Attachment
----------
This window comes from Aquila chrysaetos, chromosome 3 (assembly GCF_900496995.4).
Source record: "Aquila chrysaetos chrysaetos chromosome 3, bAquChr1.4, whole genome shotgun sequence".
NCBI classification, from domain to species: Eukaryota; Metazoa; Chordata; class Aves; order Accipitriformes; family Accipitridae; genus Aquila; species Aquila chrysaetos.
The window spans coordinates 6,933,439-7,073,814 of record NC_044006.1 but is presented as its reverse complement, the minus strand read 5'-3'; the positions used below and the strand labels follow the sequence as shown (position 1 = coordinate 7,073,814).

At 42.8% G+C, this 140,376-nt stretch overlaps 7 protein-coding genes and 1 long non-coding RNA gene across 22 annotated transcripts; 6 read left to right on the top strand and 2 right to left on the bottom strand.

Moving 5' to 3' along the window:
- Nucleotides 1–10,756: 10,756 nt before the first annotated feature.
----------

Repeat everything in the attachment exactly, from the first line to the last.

This window comes from Aquila chrysaetos, chromosome 3 (assembly GCF_900496995.4).
Source record: "Aquila chrysaetos chrysaetos chromosome 3, bAquChr1.4, whole genome shotgun sequence".
NCBI classification, from domain to species: Eukaryota; Metazoa; Chordata; class Aves; order Accipitriformes; family Accipitridae; genus Aquila; species Aquila chrysaetos.
The window spans coordinates 6,933,439-7,073,814 of record NC_044006.1 but is presented as its reverse complement, the minus strand read 5'-3'; the positions used below and the strand labels follow the sequence as shown (position 1 = coordinate 7,073,814).

At 42.8% G+C, this 140,376-nt stretch overlaps 7 protein-coding genes and 1 long non-coding RNA gene across 22 annotated transcripts; 6 read left to right on the top strand and 2 right to left on the bottom strand.

Moving 5' to 3' along the window:
- Nucleotides 1–10,756: 10,756 nt before the first annotated feature.